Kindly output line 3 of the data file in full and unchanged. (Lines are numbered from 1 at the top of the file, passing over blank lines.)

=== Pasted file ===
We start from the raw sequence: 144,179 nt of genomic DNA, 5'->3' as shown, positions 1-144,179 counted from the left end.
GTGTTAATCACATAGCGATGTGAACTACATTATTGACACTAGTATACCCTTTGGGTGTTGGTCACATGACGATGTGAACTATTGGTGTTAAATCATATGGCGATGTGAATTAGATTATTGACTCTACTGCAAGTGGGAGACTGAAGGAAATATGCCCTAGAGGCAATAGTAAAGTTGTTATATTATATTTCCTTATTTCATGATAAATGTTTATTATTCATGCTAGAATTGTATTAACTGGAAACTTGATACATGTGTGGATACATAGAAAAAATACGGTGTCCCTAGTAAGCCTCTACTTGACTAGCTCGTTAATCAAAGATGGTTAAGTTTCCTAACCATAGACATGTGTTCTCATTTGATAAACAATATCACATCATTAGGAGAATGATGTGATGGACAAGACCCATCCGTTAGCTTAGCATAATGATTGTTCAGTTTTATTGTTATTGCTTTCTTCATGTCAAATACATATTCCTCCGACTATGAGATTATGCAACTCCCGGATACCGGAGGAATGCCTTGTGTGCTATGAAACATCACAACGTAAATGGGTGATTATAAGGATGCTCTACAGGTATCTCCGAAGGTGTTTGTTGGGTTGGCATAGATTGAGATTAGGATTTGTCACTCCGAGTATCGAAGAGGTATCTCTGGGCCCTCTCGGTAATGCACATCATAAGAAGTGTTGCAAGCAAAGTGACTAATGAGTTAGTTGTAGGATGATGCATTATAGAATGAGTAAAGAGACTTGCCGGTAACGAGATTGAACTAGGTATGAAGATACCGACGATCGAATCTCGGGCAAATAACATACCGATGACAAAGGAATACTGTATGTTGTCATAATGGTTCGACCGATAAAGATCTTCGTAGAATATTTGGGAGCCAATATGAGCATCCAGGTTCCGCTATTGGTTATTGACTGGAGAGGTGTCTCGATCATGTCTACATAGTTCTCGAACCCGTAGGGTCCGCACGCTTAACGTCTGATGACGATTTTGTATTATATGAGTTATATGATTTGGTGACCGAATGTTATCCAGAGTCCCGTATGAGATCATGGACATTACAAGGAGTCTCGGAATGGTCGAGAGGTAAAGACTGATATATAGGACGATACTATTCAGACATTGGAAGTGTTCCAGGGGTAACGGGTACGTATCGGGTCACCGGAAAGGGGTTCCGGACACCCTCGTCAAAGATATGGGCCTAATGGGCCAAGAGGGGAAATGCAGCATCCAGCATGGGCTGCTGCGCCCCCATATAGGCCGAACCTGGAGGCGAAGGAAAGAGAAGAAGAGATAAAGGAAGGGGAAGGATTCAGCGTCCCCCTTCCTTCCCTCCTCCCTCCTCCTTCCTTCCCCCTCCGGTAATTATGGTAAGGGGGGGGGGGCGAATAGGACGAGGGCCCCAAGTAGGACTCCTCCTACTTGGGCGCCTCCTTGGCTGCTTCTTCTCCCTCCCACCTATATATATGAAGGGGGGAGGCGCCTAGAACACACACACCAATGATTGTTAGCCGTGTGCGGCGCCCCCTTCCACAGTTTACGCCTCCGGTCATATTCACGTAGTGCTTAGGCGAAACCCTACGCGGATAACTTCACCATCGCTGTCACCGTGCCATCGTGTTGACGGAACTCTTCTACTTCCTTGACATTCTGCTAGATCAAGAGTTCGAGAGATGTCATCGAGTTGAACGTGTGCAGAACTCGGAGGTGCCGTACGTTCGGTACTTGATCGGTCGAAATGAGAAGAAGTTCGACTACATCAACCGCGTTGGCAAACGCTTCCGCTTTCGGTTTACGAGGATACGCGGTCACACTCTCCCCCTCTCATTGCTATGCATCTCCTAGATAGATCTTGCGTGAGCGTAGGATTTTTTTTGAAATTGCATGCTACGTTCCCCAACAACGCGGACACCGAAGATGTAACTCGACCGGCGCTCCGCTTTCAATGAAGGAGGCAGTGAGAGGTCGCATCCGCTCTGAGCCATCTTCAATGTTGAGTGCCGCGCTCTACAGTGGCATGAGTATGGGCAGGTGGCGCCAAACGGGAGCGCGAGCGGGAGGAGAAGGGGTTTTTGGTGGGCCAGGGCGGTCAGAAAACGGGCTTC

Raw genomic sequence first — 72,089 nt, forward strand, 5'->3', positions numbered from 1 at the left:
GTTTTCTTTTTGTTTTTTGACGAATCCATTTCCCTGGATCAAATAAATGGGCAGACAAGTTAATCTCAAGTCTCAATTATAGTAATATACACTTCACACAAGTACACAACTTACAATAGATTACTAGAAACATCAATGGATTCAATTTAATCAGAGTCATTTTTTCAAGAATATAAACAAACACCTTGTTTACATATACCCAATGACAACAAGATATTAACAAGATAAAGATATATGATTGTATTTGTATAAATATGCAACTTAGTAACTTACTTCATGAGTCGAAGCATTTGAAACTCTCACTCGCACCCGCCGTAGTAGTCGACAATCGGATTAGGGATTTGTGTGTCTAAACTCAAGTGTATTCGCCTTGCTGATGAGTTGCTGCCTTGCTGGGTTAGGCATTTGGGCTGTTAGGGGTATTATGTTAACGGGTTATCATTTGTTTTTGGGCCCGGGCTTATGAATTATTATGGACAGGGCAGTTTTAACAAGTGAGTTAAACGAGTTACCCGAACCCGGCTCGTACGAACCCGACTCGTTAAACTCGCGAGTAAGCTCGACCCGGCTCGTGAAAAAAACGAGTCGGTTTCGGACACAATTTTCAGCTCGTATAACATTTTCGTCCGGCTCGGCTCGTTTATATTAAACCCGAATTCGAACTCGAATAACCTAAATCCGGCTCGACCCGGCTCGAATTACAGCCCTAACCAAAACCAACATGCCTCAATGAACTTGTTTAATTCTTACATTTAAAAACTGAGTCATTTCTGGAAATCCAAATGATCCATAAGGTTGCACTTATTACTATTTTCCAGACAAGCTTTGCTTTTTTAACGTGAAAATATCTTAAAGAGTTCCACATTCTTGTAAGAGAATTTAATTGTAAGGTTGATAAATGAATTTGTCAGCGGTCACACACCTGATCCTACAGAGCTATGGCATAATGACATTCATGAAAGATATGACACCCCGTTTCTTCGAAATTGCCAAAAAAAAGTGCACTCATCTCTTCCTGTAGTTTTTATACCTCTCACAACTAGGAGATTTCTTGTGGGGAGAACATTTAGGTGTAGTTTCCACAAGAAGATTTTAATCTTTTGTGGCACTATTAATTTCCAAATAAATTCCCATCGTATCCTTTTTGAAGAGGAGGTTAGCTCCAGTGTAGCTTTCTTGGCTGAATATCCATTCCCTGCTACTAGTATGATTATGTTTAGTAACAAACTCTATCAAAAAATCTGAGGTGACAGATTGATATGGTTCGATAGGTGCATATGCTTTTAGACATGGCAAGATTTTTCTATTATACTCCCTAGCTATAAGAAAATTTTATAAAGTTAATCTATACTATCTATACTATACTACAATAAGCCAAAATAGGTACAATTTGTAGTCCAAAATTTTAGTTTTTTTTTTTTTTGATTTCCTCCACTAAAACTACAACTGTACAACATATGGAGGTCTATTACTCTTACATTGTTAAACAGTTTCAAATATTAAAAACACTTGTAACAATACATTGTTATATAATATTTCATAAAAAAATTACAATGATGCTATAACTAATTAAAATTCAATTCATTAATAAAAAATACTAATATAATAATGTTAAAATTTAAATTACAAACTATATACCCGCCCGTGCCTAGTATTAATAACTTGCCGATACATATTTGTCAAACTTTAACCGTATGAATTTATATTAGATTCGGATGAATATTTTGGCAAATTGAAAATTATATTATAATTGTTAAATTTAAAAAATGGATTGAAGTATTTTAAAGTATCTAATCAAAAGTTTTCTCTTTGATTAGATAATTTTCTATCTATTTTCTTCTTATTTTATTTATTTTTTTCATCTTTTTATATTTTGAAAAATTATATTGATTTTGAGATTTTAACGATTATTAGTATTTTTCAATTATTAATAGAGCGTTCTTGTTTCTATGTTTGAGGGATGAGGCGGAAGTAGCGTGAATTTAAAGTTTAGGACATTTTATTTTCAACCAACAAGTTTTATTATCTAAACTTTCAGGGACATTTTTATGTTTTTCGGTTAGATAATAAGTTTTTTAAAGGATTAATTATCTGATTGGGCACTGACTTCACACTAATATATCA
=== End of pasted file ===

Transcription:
Raw genomic sequence first — 72,089 nt, forward strand, 5'->3', positions numbered from 1 at the left: